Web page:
The new Motorola Razr has created quite a buzz since it was unveiled last week. But this new phone pushes the envelope not only with its folding screen. In fact, the new Motorola Razr will be sold with an eSIM configuration, making it the first phone to fully slot the physical SIM card slot.
For some, this is the latest sign that ESIM technology is the area where the biggest smartphone brands see a lot of potential, and the launch of the new Motorola Razr is just the beginning. While Google Pixel 4 and iPhone 11 Pro also support eSIM, they also come with the physical SIM option. The new Razr, on the other hand, completely abandons the traditional SIM card slot and it is unique.
Global shipments of ESIM-capable devices (including vehicles) increased by 63% to 364 million units last year and are estimated to reach nearly 2 billion units in shipments by 2025, according to research firm Counterpoint. More manufacturers such as Xiaomi, Huawei, Samsung and Vivo are expected to launch eSIM-enabled smartphones.
"In the next 18 months you will have all the leading manufacturers launching high-end smartphones with ESIM," said Deval Hat, Managing Director of Giseke and Debriant India. indianexpress.com in an interview. The German company, credited with developing the first SIM card in the 1990s, has become a leading name in ESIM technology. Jett says he expects at least 20 to 30 percent of smartphones in the next two to three years to be powered by eSIM.
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eSIM, or "embedded subscriber identity module", is basically an electronic version of the standard SIM card that exists today. SIMs, including eSIM, have two basic functions – to connect and identify devices on mobile networks. But while the physical SIM card is "hard" for a mobile operator (say, Airtel or Vodafone), the eSIM is a chip attached directly to the smart phone board. Unlike physical SIM, eSIM "remotely provides", allowing users to remotely modify and activate the device's built-in SIM profile. So, once your smartphone is powered by eSIM, you can switch to any telecommunications operator without changing the physical SIM card. Thus, the unnecessary problems that users face while switching to a new service provider will thus be a thing of the past.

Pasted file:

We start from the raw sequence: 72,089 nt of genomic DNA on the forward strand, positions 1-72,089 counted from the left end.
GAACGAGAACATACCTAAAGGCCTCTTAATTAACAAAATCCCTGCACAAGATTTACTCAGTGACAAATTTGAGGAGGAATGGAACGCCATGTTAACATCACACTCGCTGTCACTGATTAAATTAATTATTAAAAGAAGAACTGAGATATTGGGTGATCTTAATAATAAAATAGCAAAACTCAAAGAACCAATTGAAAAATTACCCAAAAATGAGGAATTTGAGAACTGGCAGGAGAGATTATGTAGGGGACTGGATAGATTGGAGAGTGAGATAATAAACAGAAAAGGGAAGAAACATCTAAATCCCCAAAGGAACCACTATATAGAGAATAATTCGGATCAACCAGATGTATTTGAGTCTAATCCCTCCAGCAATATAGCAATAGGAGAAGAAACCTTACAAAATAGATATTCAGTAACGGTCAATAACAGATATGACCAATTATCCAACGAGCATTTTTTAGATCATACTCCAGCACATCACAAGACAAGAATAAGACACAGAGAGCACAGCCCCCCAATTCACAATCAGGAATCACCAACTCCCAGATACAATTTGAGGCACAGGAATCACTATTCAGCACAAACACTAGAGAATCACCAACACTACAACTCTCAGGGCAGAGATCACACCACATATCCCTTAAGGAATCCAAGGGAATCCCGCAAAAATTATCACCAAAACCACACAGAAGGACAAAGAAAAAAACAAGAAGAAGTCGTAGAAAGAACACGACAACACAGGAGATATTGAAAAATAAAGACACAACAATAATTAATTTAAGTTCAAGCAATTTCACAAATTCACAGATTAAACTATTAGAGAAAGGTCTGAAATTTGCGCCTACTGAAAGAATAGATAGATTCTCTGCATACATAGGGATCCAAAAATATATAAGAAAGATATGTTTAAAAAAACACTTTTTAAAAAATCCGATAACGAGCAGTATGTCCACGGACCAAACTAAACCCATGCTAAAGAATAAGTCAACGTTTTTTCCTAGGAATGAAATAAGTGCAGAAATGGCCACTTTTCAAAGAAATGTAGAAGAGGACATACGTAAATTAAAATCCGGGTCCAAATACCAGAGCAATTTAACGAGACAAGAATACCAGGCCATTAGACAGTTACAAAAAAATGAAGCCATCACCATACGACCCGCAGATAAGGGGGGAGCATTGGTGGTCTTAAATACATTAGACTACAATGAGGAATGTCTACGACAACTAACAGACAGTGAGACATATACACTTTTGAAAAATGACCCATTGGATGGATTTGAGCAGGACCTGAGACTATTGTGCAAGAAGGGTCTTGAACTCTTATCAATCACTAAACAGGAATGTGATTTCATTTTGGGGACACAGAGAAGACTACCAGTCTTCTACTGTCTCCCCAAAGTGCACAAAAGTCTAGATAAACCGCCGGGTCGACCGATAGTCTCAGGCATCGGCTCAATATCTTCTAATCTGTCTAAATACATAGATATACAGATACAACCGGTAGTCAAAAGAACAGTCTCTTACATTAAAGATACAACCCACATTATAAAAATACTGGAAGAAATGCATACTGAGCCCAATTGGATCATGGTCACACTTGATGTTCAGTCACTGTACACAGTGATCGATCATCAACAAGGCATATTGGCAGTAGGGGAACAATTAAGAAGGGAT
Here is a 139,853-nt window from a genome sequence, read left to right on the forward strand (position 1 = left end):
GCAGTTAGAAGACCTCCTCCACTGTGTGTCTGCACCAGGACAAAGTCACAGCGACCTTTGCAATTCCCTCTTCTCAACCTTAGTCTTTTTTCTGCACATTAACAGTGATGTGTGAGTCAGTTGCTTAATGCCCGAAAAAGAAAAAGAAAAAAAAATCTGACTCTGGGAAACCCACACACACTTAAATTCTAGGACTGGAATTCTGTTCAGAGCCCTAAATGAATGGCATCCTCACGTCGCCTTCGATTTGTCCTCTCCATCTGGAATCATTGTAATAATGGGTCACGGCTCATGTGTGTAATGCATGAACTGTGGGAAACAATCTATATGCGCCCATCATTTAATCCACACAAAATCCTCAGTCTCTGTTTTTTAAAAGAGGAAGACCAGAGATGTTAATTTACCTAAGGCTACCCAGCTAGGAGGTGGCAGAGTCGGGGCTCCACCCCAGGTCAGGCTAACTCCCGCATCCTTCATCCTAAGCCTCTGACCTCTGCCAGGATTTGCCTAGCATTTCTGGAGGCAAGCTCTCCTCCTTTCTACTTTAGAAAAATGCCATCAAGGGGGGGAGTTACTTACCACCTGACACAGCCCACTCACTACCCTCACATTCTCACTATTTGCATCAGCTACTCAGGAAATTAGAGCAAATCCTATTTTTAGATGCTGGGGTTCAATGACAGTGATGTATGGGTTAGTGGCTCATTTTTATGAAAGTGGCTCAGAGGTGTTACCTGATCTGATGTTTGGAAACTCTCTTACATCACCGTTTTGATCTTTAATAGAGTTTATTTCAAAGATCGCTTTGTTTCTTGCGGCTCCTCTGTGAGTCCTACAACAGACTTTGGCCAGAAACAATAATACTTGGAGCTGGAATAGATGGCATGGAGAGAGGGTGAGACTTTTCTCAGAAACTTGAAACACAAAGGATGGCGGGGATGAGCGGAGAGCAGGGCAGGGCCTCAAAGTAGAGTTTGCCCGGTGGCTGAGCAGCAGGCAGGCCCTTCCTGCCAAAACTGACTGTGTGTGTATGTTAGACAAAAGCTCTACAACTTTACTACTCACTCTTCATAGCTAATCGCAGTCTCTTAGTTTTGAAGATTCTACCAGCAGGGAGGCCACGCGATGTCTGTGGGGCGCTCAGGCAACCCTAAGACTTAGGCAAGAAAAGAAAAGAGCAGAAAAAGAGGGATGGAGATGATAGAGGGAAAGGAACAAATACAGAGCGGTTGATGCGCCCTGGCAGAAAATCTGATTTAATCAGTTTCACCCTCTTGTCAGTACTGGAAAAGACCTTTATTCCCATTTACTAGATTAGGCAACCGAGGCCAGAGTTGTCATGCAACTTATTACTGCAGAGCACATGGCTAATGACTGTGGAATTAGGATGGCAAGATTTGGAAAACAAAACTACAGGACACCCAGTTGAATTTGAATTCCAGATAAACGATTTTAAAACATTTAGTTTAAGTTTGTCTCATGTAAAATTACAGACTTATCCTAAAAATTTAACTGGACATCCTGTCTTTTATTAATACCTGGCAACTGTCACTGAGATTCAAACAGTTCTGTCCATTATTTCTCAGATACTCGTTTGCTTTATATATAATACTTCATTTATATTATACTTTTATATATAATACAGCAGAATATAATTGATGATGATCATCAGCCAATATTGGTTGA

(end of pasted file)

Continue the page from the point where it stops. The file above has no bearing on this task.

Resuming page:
Perhaps the real advantage of using an eSIM-enabled device is how users could have multiple operator profiles stored in eSIM for different services. ESIM is also useful for travelers who can switch to a local network operator – thus avoiding roaming charges.
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The ecosystem renews the notion that ESIM takes precedence over physical SIM cards. However, the use of eSIMs extends beyond the convenience factor. With eSIMs, it is now possible to design smart phones with thinner and lighter profiles, since there is no need for physical SIM slots. The new Razr, when closed, is 14mm thick. The lack of a physical SIM slot could play a key role in the extremely slim design of the new Motorola Razr. Interestingly, the new Motorola Razr is the only foldable phone that has nano-water-resistant waterproof, making it splashy. The Samsung Galaxy Fold, on the other hand, is neither as slim or lightweight as the new Motorola Razr, nor has a waterproof design.
But the credit for popularizing eSIM should appear in the LTE versions of the Apple Watch. In fact, smart watches will be a major growth area for eSIM, along with cars. Some of the top car manufacturers such as BMW, Audi and Mercedes support ESIM that provides real-time traffic information and remote on-the-go assistance. In India, MG Hector and Hyundai Venue support ESIM for mobile connectivity. Connected laptops are another emerging category that greatly favor the increase in the number of eSIMs.
However, the industry has shown resilience to the mobile ecosystem with eSIM. In particular, telecommunications operators are opposed to the concept and only a small number support it, including Airtel and Reliance Jio in India. Many fear that adopting eSIMs will negatively impact their business, as users can easily change service providers without changing devices without even needing a new SIM card. Manufacturers in China and South Korea also haven't played the ball and may be key to how big the trends end up.